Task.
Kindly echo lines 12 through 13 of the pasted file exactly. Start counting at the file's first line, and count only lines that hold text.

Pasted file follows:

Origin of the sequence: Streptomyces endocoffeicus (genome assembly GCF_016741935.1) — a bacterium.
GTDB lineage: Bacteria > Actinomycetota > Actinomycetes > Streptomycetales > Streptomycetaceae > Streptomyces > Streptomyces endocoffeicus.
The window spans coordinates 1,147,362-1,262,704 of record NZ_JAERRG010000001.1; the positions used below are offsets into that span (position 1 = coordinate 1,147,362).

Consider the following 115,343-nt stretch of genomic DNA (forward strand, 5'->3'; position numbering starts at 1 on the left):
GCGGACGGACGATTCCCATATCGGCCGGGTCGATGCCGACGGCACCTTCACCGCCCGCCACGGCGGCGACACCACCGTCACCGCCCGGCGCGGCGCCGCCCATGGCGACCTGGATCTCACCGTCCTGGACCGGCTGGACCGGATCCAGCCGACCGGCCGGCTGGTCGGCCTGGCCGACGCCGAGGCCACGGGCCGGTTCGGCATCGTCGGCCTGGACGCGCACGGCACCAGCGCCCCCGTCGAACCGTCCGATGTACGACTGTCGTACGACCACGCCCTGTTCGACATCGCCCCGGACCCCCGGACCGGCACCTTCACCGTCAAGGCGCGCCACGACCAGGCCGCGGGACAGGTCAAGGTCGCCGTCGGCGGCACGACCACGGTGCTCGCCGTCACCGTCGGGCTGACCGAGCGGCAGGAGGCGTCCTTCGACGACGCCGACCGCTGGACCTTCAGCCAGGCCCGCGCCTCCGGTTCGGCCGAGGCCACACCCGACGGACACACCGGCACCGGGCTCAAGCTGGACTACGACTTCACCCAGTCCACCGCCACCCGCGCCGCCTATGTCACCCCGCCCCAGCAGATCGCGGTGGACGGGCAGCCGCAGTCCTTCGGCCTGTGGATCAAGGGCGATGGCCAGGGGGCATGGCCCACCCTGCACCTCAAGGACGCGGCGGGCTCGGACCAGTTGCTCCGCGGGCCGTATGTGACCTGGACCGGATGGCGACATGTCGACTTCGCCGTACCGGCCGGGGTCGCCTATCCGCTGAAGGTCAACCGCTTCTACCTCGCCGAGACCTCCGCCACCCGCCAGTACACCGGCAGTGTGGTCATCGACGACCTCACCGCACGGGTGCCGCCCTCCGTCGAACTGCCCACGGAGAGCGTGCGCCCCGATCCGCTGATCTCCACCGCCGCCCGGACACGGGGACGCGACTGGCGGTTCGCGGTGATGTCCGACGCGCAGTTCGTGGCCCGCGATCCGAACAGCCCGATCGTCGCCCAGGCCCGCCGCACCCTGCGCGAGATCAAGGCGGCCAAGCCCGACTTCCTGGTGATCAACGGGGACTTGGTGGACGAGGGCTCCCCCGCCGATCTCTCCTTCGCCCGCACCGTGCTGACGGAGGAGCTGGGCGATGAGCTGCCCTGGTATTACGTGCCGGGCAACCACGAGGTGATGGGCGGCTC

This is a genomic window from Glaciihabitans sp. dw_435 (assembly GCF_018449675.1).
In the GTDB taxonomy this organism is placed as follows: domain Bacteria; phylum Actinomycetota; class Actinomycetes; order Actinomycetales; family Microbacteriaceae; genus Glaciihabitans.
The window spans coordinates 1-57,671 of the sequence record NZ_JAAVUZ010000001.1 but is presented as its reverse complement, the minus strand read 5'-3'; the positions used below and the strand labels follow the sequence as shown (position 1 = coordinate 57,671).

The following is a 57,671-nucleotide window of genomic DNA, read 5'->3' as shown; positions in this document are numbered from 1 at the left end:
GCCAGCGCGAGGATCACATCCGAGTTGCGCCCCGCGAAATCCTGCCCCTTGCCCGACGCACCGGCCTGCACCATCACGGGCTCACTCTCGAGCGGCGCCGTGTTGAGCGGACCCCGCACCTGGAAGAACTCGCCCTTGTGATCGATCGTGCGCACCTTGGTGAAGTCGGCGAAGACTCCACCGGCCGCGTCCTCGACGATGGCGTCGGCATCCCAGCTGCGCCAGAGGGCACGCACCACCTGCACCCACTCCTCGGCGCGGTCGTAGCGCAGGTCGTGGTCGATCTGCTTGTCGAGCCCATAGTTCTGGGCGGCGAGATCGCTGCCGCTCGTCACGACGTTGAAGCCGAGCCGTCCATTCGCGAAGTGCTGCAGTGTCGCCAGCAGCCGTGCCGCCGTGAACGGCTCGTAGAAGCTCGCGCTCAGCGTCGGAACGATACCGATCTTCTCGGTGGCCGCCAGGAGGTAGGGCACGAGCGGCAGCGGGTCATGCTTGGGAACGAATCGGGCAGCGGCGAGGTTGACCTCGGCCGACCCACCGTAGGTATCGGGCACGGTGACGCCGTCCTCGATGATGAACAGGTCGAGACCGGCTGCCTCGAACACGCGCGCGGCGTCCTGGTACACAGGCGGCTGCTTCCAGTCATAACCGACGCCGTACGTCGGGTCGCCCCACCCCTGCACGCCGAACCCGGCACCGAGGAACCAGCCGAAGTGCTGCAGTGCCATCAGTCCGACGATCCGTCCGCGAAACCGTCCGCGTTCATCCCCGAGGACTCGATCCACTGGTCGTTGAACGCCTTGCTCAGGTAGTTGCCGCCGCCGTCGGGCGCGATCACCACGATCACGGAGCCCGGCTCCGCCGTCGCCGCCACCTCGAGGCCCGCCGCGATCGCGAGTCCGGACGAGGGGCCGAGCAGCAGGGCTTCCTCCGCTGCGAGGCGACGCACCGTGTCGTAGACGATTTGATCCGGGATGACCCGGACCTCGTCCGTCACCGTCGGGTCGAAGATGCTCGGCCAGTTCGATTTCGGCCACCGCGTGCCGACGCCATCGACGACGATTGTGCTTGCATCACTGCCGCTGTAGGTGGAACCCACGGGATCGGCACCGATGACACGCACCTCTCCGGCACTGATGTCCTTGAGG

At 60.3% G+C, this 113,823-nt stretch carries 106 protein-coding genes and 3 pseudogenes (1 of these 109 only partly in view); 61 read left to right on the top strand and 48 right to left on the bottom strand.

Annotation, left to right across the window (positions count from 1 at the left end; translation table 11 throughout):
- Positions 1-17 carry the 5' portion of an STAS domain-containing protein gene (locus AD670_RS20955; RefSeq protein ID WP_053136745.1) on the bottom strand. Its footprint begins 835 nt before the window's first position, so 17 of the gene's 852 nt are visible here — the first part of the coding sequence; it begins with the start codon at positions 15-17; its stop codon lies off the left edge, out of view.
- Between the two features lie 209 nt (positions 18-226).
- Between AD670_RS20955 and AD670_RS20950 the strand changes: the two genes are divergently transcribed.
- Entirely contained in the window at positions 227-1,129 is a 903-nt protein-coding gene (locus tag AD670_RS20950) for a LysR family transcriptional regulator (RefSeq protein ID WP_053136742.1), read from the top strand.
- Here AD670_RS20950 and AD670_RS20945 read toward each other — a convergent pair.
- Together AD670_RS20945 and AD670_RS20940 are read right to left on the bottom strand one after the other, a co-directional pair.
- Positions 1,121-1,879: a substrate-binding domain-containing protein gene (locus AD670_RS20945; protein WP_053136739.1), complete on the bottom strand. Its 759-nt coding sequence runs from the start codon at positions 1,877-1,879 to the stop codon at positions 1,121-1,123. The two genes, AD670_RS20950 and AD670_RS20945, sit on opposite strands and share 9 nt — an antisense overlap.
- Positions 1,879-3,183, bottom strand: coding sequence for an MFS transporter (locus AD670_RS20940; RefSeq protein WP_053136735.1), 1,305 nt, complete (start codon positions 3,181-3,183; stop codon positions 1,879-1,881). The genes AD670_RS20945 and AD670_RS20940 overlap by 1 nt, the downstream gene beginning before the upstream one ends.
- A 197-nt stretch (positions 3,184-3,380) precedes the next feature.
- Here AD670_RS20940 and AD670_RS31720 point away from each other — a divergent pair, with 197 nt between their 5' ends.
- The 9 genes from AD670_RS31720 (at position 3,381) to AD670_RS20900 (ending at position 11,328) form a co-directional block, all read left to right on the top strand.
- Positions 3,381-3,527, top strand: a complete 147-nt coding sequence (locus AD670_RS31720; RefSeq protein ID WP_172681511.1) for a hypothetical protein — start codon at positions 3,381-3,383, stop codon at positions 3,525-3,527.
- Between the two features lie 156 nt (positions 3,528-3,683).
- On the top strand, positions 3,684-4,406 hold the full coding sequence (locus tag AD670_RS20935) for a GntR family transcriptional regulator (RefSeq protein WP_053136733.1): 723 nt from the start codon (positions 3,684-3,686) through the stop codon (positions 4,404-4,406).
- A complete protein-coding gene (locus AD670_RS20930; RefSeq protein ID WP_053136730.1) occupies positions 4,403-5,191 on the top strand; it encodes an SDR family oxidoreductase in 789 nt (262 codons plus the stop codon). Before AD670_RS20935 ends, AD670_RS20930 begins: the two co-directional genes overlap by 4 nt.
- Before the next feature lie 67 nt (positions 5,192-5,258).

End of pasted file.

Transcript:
Annotation, left to right across the window (positions count from 1 at the left end; translation table 11 throughout):
- Positions 1-17 carry the 5' portion of an STAS domain-containing protein gene (locus AD670_RS20955; RefSeq protein ID WP_053136745.1) on the bottom strand. Its footprint begins 835 nt before the window's first position, so 17 of the gene's 852 nt are visible here — the first part of the coding sequence; it begins with the start codon at positions 15-17; its stop codon lies off the left edge, out of view.